Every once in a while, the eyes of the world focus on us: that Super Bowl in Arlington not long ago, the Van Cliburn International Piano Competition, my upcoming wedding. And by “us,” I mean Fort Worth, the 16th-largest city in the United States, and Tarrant County in general. Not Dallas. If you’re in from out of town for the college football championship game and refer to Fort Worth as Dallas, you will get a lot of dirty looks.
We take pride in our history, world-class museums, and blossoming restaurant scene. Out-of-towners generally expect to find only barbecue joints, Tex-Mex, and Mex-Mex in these here parts, and while we still have plenty of that, the area also offers a culinary scene full of foodie-approved must-try places.
But let’s start with the basics: There’s no shortage of old- and new-school Mexican joints. The venerable Benito’s Mexican Cuisine (1450 W. Magnolia Ave.) is great for a late-night bite. Buckeye fans, be warned: Your bland, Midwestern palates might wither from the spice of the tacos de puerco en salsa verde ($7.25). The Original Mexican Eats Café (4713 Camp Bowie Blvd.) has been around for the better part of a century — one dish is named after the meal that FDR had there. Joe T. Garcia’s Mexican Restaurant (2201 N. Commerce St.) has also been around for decades; though the food is fairly vanilla, the atmo and drinks are spectacular. Critical darling Mariposa’s Latin Kitchen (5724 Locke Ave.) offers an excellent gourmet take on traditional Mexican cuisine.
Barbecue joints and classic diners have never been more popular, and some of them are great. The critically lauded Angelo’s Barbecue (2533 White Settlement Rd.), Cousins Bar-B-Q (6262 McCart Ave.), and the Woodshed Smokehouse (3201 Riverfront Dr.) are three of the better places for ’cue in Texas. Oregon hipsters might be a little horrified by the stuffed bear that greets Angelo’s customers. Don’t worry. He won’t bite. But it is true that tons of animals were harmed in the barbecuing process.
If you’re not into eating critters, head to the Near Southside and check out Spiral Diner (1314 W. Magnolia Ave.), our only vegan restaurant, true, but one whose top-notch cuisine is matched only by its laid-back feel.
Some of the best culinary action in the city is happening in that area. It wasn’t that long ago the hospital district was a convenient place to get stabbed and then stitched up. But it was redeveloped and is now home to arguably Fort Worth’s most progressive neighborhood and a world-class restaurant row. Ellerbe Fine Foods (1501 W. Magnolia Ave.), with its locally sourced menu, is consistently among the state’s most highly rated restaurants. Your best bet for sushi in the Fort is Shinjuku Station (711 W. Magnolia Ave.); and one of the better small joints has to be Paco & John (1116 8th Ave.), where taqueria meets classic French cuisine. Where else can you get street tacos and traditional escargot (on some nights)?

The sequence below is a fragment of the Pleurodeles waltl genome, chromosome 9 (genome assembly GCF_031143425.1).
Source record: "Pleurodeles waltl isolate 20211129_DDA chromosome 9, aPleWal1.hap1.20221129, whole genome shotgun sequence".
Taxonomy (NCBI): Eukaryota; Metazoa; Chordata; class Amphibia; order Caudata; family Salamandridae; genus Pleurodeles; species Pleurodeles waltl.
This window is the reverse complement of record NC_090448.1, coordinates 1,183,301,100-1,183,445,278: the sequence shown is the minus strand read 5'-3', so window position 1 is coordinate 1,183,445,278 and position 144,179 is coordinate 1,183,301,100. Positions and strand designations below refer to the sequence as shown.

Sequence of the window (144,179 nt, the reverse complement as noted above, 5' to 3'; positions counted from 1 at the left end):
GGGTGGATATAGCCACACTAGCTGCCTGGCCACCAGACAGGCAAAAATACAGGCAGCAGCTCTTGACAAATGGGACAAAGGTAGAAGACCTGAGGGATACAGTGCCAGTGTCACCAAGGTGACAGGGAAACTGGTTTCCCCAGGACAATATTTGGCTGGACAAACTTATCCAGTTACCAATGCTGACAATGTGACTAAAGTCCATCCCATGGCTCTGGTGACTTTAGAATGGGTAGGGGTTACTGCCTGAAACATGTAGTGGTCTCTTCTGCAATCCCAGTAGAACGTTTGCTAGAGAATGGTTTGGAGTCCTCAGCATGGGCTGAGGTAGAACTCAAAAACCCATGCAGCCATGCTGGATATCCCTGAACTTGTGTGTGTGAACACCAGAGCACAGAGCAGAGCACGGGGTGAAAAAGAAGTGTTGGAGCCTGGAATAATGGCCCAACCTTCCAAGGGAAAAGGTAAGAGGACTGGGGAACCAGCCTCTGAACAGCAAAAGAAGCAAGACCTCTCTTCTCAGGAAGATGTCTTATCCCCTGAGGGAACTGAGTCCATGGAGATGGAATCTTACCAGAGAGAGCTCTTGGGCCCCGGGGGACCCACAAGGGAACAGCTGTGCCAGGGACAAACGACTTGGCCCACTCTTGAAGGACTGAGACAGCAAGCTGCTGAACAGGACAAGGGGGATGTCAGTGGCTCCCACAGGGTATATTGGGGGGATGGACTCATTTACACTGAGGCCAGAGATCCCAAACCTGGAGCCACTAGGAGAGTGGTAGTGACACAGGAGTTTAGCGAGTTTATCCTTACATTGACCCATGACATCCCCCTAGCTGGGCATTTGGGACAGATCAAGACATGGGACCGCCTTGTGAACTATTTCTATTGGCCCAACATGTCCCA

Downtown, you’d be remiss not to try some of the excellent small plates at Bird Café (155 E. 4th St.). Duck fans might enjoy the grilled bobwhite quail ($16) with roasted pumpkin grits. Fans of duck should embrace the sesame duck wings ($10). The best view of downtown belongs to the birthplace of upscale cowboy cuisine, Reata Restaurant (310 Houston St.). Even the schmaltzy décor is museum-quality, including memorabilia from legendary roper Roy Cooper and bits and pieces from the movie set of Giant. The rooftop patio is breathtaking, and the food is outstanding.
The most concentrated cluster of restaurants in town is in the West 7th corridor. The whole area looks as though the developer was inspired by Ikea but then gave up on putting it together halfway through. Still, within its poorly designed boundaries sit not only the best white-tablecloth seafood place in town (Waters: Bonnell’s Coastal Cuisine at 2901 Crockett St.) but also perhaps the city’s best overall restaurant (AF&B, 2869 Crockett St.). Fred’s Texas Café (915 Currie St.) is a throwback diner and purveyor of cold-ass beer and giant burgers.
The area around West 7th is hopping, too. If you find yourself at the Modern Art Museum of Fort Worth, check out the eclectic, seasonal menu at Café Modern (3200 Darnell St.). Clay Pigeon (2731 White Settlement Rd.) is a little off the beaten path, but Chef Marcus Paslay has one of the most intriguing fine-dining menus in Texas. For fans of organic, grass-fed, no-fat, free-range everything (I’m looking at you, Oregonians), Chef Lanny Lancarte’s Righteous Foods (3405 W. 7th) has a menu that’s easy on the waistline and your social conscience.
Like most tourists, you’ll probably spend some time in the cowboy theme park known as the Stockyards, where people still pretend to herd cattle and shoot one another for your amusement. While there, be sure to sample the fine cuts of beef at Cattlemen’s Steak House (2458 N. Main St.) and enjoy various cow parts at H3 Ranch, which is attached to Booger Red’s Saloon (105 E. Exchange St.), home of the horse saddle barstools. (It’s a mandatory tourist picture.)
Outside those districts are lots more great eateries, in less traditionally cool areas. In the mood for Asian? Stay in Arlington, closer to JerryWorld, and drive down Pioneer Parkway, lined with restaurants offering Chinese, Thai, and other Asian cuisines, including the fabulous King Chinese BBQ (907 E. Pioneer Pkwy).
If you’re not a fan of chopsticks but want to stay close to the stadium, check out a hole-in-the-wall comfort-food standout, Fork in the Road (1821 S. Fielder Rd.), and get a sandwich as big as your head. Or, to really live on the edge, try Potager Café (315 S. Mesquite St.) and its small rotating menu of locally produced gourmet comfort fare, where you can set your own price. Yes, you read that right.
Be sure to tip your waiters and servers. And, whatever you do, don’t ask about living in Dallas.
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